New Water Treatment Plan Solves Radionuclide Issue
May 17, 2012
For immediate release May 17, 2012
Mountain Water and Sanitation District Has New Water Treatment Plant
The Mountain Water and Sanitation District (MWSD), which serves about 375 homes in the Kings Valley subdivision in Conifer, has a new state-of-the-art water treatment plant, one of the first in the state to remove radionuclides from the water.
The EPA developed stringent radionuclide regulations for water in 2003 that regulates community water systems but not wells of individual homeowners. Because of naturally occurring uranium, some of the MWSD wells didn’t meet the new EPA requirements. MWSD was one of 67 small water districts in the state that were found out-of-compliance with the EPA regulations. The MWSD Board of Directors and staff immediately began researching how to fix the problem.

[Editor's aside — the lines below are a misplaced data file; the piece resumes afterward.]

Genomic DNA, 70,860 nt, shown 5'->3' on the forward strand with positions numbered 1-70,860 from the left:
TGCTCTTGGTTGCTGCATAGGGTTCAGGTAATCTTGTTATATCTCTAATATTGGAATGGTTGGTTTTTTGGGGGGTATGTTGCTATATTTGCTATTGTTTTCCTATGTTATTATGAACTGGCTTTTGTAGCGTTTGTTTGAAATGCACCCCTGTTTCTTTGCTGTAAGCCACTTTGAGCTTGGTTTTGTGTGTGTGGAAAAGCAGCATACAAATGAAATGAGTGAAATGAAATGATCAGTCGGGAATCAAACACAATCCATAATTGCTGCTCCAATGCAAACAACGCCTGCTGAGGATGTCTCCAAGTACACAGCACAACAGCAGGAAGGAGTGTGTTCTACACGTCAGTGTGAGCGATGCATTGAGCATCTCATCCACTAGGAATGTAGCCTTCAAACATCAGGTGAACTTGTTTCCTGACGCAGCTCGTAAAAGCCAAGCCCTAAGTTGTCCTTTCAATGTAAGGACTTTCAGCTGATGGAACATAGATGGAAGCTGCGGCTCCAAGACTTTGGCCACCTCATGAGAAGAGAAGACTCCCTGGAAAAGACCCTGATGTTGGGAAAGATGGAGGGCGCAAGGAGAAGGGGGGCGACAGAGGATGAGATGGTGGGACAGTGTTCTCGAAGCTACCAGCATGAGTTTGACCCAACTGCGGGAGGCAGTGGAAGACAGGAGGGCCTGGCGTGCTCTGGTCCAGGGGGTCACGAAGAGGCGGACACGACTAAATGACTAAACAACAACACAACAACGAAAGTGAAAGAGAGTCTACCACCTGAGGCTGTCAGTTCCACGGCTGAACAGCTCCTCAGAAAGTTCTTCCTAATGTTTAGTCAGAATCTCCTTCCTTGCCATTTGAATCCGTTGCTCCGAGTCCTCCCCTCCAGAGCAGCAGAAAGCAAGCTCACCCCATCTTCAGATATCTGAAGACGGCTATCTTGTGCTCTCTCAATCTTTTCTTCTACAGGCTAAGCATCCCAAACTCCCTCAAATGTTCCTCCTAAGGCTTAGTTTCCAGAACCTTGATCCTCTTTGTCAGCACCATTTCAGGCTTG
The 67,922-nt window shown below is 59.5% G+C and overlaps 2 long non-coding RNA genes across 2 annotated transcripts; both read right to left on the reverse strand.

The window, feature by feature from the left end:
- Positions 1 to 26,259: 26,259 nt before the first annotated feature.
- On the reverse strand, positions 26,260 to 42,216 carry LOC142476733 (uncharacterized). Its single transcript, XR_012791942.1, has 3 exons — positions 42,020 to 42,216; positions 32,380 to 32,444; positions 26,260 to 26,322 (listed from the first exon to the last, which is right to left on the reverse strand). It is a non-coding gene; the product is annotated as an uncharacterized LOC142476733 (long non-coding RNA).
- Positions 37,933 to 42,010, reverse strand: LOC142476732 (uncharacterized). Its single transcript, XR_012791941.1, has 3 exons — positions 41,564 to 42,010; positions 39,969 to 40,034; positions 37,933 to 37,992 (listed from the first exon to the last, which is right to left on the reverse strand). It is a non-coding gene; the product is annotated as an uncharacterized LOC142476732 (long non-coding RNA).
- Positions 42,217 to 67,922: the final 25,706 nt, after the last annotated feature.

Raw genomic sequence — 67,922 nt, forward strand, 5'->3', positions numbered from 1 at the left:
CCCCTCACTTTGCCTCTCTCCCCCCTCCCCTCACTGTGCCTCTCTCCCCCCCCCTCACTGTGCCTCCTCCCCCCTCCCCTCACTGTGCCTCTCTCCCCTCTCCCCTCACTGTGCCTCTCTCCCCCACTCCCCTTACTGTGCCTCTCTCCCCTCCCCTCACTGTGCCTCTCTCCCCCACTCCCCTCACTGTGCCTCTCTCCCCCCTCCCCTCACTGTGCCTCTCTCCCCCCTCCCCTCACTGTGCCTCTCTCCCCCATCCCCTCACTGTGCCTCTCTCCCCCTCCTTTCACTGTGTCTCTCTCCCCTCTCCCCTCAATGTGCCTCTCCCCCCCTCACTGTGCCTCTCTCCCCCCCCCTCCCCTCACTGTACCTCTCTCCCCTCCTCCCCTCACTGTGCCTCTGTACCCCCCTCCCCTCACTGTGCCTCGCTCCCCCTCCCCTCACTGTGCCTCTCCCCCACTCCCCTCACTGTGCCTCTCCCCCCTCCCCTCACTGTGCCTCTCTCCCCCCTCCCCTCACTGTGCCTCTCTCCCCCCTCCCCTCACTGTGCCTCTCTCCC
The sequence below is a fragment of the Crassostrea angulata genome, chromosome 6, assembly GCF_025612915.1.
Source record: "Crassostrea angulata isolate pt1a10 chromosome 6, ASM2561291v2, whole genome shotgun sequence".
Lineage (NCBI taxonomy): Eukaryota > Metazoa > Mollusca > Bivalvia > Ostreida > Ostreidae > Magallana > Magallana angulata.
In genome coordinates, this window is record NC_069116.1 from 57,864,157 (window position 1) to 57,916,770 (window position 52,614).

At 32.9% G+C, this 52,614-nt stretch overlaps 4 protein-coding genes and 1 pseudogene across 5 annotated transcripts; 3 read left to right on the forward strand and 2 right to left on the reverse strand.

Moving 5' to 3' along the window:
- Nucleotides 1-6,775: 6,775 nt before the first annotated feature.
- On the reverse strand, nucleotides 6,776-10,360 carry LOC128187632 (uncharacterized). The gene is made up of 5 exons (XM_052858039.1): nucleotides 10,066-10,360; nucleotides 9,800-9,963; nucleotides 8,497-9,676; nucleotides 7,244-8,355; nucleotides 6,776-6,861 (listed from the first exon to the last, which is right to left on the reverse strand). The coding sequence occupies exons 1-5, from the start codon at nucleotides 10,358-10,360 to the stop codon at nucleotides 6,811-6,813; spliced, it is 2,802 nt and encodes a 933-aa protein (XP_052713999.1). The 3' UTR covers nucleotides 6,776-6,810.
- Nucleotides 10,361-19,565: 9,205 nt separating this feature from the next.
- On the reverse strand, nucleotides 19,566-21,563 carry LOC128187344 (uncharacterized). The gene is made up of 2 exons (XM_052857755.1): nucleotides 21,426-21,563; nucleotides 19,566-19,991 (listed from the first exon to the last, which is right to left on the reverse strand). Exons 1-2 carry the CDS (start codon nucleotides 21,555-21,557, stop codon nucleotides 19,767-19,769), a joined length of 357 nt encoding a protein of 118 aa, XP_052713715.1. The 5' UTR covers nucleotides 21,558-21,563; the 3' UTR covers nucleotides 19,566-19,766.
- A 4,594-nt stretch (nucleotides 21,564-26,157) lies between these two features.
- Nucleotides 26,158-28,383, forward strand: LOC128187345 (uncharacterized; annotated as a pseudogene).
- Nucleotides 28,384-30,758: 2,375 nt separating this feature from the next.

After several years of working with water engineering firms and the Colorado Department of Public Health and Environment, MWSD constructed a treatment plant for radionuclide removal. The plant went into service in February 2012, and as a result, the district’s drinking water meets all regulations for uranium, with levels well below the requirements.
The district is also working on meeting more stringent wastewater discharge requirements. On May 8, MWSD voters approved a property tax increase, so the district can borrow $2,000,000 to construct a new wastewater treatment plant. The current wastewater treatment plant is about 40 years old and doesn’t meet current state and federal discharge requirements. The district has already developed a preliminary engineering report for a replacement plant, is researching funding sources, and hopes to have a new plant online in the next couple of years.